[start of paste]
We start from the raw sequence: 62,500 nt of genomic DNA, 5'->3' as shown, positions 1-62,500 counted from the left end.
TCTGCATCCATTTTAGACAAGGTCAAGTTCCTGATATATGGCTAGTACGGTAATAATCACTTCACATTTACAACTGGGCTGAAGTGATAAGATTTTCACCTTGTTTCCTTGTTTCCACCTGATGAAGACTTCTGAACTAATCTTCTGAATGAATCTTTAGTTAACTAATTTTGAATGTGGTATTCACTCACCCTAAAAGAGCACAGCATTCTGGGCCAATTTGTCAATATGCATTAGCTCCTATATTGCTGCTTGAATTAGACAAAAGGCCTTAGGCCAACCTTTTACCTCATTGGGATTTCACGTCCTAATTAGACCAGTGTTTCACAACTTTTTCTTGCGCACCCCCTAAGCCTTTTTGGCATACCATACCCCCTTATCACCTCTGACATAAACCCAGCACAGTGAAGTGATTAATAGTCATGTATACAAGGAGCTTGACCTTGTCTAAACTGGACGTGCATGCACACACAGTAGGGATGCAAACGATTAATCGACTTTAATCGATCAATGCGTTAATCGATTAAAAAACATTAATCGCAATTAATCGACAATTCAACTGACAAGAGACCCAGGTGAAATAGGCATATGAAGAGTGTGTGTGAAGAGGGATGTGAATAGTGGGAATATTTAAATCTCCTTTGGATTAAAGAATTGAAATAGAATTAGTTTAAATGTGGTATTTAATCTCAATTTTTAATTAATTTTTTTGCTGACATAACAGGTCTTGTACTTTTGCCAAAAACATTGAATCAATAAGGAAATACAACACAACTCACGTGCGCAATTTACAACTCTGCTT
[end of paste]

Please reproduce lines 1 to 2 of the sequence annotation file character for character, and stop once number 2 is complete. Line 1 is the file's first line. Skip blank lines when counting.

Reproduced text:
We start from the raw sequence: 62,500 nt of genomic DNA, 5'->3' as shown, positions 1-62,500 counted from the left end.
TCTGCATCCATTTTAGACAAGGTCAAGTTCCTGATATATGGCTAGTACGGTAATAATCACTTCACATTTACAACTGGGCTGAAGTGATAAGATTTTCACCTTGTTTCCTTGTTTCCACCTGATGAAGACTTCTGAACTAATCTTCTGAATGAATCTTTAGTTAACTAATTTTGAATGTGGTATTCACTCACCCTAAAAGAGCACAGCATTCTGGGCCAATTTGTCAATATGCATTAGCTCCTATATTGCTGCTTGAATTAGACAAAAGGCCTTAGGCCAACCTTTTACCTCATTGGGATTTCACGTCCTAATTAGACCAGTGTTTCACAACTTTTTCTTGCGCACCCCCTAAGCCTTTTTGGCATACCATACCCCCTTATCACCTCTGACATAAACCCAGCACAGTGAAGTGATTAATAGTCATGTATACAAGGAGCTTGACCTTGTCTAAACTGGACGTGCATGCACACACAGTAGGGATGCAAACGATTAATCGACTTTAATCGATCAATGCGTTAATCGATTAAAAAACATTAATCGCAATTAATCGACAATTCAACTGACAAGAGACCCAGGTGAAATAGGCATATGAAGAGTGTGTGTGAAGAGGGATGTGAATAGTGGGAATATTTAAATCTCCTTTGGATTAAAGAATTGAAATAGAATTAGTTTAAATGTGGTATTTAATCTCAATTTTTAATTAATTTTTTTGCTGACATAACAGGTCTTGTACTTTTGCCAAAAACATTGAATCAATAAGGAAATACAACACAACTCACGTGCGCAATTTACAACTCTGCTT